I bought this book because I needed a book with the word Necromancer in the title. I’d also heard of the author C.J. Archer in the past, and knew that she was one that I wanted to read. So, the combination of the two seemed like this was the perfect book to put on my shelves. And I was right. The Last Necromancer ticked all of my boxes. It took me to my happy place, featured a great storyline and was just impossible to put down. It’s been a while since I got this happily hooked into a novel.
I was told a few years ago when I first started feeling interest in reading a King novel that this was one to start with. I then started with IT because I’m a fool who is kind of freaked out by clowns… but I digress. Turns out that this is a fantastic novel. Fantastic to start your King journey with and just a fantastic read all round. It was fun, enjoyable and not filled with the freakiness that I have found in King’s novels so far…
The Help is one of my absolute favourite movies. Not only does it star some of my favourite actors, it’s an amazing story. Filled with just the right amount of humour to top the sad parts from being too sad, but also a great message throughout. So I bought the book. And I really wasn’t sure whether it would be all that great – after all, sometimes if the movie is that good, the book isn’t, and vice versa. But, I am pleased to report. I was wrong!
To be honest, I didn’t get all the way through this book. It was just really not my pace. Or my style. But I did get most of the way through. And then I skimmed the rest of the pages to at least get a bit of a gist of what the story was about and how it all ended.
You know from the very beginning that this collection is going to be quite twisted. I mean, it’s a collection of 40 stories about Jack the Ripper. That is never going to be a nice collection. But it was an incredibly interesting one. One that I’m incredibly glad I read and found very difficult to put down.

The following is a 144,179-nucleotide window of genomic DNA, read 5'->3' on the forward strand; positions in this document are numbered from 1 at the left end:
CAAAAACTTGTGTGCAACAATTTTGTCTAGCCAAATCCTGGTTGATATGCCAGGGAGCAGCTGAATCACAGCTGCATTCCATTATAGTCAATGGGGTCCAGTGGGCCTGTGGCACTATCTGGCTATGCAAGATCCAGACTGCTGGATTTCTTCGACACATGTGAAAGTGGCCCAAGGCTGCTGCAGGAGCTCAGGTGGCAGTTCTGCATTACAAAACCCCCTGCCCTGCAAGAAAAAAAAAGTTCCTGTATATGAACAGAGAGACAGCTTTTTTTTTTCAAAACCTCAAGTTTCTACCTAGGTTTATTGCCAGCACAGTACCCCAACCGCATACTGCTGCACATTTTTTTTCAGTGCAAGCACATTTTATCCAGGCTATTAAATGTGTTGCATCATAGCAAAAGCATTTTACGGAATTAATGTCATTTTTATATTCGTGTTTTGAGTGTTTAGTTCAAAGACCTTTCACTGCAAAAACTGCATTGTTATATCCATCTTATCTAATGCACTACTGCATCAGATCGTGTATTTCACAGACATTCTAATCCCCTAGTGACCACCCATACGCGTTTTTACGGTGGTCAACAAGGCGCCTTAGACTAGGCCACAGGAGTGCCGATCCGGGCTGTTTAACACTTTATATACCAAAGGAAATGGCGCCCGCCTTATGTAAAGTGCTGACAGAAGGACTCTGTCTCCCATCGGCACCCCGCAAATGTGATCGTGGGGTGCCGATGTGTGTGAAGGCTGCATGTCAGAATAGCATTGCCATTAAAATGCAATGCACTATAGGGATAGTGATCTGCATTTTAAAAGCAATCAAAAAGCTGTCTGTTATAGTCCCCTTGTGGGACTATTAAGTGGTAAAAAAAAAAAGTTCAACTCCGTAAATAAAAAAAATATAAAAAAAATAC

This story was incredibly beautiful. Which is a weird word to use, because it’s a story about Jack the Ripper. It’s also incredibly twisty and turny – which makes far more sense considering the stories topic and subject. But it’s this twisty and turny nature that makes it such a beautifully intriguing story.
I seem to have really enjoyed origin stories this year. Something about them completely draws me in and I like the way that a well-known character can be seen as an immature being. This origins story was a lot freakier. Because it was the beginning of Jack the Ripper. When he was a small child and everyone else ignored what he was becoming. So much, much creepier.
This short story takes place twenty-two years after the final canon Ripper murder. Unlike all of the other stories in this collection which take place in either modern-day society or at the time of the murders. It was nice to have a story that not only left you with an idea of some of the scars left on the city, but also with a bit of an ending to the Ripper tale.
Prostitutes seem to feature really highly in unsolved crimes. Or as the victims of serial killers. This short story definitely highlights the reasons why – people just don’t care about this part of the population. Or at least, those in Whitechapel during the murders certainly didn’t. This was immediately highlighted in this tale and definitely made me feel guilty for some of my lack of awareness of some of the modern-day versions of this.
I love the lower class register that is used in this story from the very beginning. It immediately highlights the fact that the victims of the Ripper were from a lower socio-economic group. Straight away I was drawn into their lives and tone of voice. Something difficult to remove from my brain.